Grape consumption associated with healthier dietary patterns

October 10, 2012

In a new observational study presented today at the Academy of Nutrition and Dietetics Food and Nutrition Conference and Exposition (FNCE) in Philadelphia, PA, researchers looked at the association of grape consumption, in the non-alcoholic forms most commonly consumed – fresh grapes, raisins and 100% grape juice – with the diet quality of a recent, nationally representative sample of U.S. children and adults. Their findings suggest that, among adults and children, consumption of grapes and grape products is associated with healthier dietary patterns and increased nutrient intake.

Researchers analyzed the diets of more than 21,800 children and adults using data from the 2003-2008 National Health and Nutrition Examination Surveys (NHANES) and found that consumers of grapes and grape products had increased intakes of total and whole fruit, as well as dietary fiber, calcium, magnesium, potassium and vitamins A, C, and B₆, versus nonconsumers. Dietary fiber, calcium and potassium are especially important, as most Americans are currently not getting enough of these in their daily diets.

Adult grape and grape product consumers also had increased intakes of vegetables, , nuts and seeds along with lower intakes of total fat, saturated fat and cholesterol, versus nonconsumers.

"It is interesting to note that not only did grape consumers have increased intakes of healthy foods, critical vitamins and minerals," said presenter Carla McGill, PhD, "but grape consumers also ate less of the unhealthy foods, specifically solid fat and added sugars."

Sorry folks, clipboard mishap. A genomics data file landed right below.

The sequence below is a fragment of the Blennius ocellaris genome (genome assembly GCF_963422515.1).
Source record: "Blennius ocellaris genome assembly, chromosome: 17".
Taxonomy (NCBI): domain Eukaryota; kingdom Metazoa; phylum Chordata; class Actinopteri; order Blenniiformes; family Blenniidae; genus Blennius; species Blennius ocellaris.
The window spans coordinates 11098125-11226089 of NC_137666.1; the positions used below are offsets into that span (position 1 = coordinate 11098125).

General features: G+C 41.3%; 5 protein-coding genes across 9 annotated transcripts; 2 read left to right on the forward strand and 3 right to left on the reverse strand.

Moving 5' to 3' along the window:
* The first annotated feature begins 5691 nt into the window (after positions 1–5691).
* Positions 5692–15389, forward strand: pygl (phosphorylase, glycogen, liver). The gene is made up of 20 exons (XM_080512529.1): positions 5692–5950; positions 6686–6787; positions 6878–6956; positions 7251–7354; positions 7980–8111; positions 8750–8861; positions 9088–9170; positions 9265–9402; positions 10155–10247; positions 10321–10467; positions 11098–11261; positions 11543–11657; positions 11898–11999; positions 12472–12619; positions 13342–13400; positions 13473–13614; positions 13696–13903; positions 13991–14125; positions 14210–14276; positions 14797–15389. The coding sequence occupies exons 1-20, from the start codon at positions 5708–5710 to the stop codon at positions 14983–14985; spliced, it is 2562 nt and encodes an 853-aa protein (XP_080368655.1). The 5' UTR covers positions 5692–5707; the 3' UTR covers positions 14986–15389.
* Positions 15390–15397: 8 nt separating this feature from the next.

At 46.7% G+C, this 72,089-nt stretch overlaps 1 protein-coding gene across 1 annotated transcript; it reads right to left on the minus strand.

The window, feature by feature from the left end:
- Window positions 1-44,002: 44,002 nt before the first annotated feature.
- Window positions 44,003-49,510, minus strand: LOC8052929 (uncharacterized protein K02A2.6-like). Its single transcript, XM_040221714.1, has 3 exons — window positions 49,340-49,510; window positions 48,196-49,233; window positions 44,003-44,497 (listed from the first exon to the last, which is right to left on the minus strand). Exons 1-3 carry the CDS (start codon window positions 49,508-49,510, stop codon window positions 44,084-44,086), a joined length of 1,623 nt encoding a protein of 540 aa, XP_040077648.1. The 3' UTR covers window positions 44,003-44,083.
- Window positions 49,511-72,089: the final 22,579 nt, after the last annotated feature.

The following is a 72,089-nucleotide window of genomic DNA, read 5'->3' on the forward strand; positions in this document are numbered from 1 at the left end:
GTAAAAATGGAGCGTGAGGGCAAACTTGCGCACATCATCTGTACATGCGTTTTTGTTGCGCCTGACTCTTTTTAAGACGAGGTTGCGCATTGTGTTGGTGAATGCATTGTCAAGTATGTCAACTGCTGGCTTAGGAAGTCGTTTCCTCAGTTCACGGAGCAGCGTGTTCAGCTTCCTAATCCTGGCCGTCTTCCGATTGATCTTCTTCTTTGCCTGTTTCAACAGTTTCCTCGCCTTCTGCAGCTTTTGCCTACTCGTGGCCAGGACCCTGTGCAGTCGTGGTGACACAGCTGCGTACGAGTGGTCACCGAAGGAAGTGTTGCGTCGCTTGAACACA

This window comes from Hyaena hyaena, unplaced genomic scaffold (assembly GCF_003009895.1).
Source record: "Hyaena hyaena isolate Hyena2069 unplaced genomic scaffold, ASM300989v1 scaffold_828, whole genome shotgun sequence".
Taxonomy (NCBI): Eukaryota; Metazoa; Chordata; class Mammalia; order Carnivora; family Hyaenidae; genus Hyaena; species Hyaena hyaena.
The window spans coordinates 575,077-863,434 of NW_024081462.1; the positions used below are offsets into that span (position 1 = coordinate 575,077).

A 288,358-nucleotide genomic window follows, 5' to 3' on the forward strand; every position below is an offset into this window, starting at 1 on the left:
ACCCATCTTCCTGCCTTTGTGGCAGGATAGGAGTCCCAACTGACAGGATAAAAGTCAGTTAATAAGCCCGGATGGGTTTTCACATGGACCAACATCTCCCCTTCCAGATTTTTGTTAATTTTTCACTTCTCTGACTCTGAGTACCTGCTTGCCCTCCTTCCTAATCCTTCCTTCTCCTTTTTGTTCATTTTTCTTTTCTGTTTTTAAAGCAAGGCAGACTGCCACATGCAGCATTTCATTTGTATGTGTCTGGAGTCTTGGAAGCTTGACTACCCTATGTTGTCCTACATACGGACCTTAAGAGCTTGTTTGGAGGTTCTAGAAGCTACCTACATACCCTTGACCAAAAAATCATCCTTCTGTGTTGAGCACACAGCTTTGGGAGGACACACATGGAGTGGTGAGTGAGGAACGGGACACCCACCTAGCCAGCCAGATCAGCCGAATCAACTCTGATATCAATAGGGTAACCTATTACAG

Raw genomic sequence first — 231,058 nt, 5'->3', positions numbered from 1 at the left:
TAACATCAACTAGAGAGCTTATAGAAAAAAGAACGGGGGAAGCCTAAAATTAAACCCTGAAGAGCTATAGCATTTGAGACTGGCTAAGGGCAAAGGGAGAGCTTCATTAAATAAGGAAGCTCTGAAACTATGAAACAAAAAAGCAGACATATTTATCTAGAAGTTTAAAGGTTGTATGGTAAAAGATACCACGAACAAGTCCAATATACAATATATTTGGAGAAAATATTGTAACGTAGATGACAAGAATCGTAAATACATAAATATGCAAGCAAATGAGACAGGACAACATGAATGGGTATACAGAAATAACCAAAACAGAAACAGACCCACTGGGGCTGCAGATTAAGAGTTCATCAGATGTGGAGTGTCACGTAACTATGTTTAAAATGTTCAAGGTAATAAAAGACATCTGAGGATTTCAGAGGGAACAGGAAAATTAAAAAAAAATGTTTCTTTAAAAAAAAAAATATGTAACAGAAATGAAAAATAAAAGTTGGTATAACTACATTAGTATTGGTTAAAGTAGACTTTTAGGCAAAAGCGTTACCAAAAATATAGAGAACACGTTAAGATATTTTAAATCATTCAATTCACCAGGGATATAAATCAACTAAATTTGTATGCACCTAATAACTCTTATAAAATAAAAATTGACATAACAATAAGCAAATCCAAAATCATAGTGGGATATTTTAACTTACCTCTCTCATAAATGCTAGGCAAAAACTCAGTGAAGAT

This new study complements an extensive body of research supporting the role grapes, raisins and 100% grape juice can play in a healthy lifestyle.

"It reinforces the association between grapes and a healthier diet, which is good news for consumers," said Jean-Mari Peltier, Executive Director of the National Grape and Wine Initiative (NGWI). "Grapes, raisins and 100% grape juice are all foods that people enjoy eating, and this information adds another dimension to the grape and health story."

Related Stories

Recommended for you

Social media trends can predict tipping points in vaccine scares

December 11, 2017
Analyzing trends on Twitter and Google can help predict vaccine scares that can lead to disease outbreaks, according to a study from the University of Waterloo.

Full moon linked to increased risk of fatal motorcycle crashes

December 11, 2017
The full moon is associated with an increased risk of fatal motorcycle crashes in the United States, the United Kingdom, Canada and Australia, finds a study in the Christmas issue of The BMJ.

'Man flu' may be real

December 11, 2017
The much-debated phenomenon of "man flu" may have some basis in fact, suggests an article published in the Christmas issue of The BMJ.

Women's sexual orientation linked to (un)happiness about birth

December 11, 2017
Unhappiness about a pregnancy or birth has been associated with negative health outcomes for mothers and babies. Yet, unhappiness about a pregnancy or birth has been understudied, particularly among sexual minority (non-heterosexual) ...

Study suggests being proud may protect against falls in older people

December 11, 2017
Contrary to the old saying "pride comes before a fall", the opposite appears to be true, according to a study published in the Christmas issue of The BMJ.

Peppa Pig may encourage inappropriate use of primary care services

December 11, 2017
Exposure to the children's television series Peppa Pig may be contributing to unrealistic expectations of primary care and encouraging inappropriate use of services, suggests a doctor in the Christmas issue of The BMJ.

0 comments

Please sign in to add a comment. Registration is free, and takes less than a minute. Read more

Click here to reset your password.
Sign in to get notified via email when new comments are made.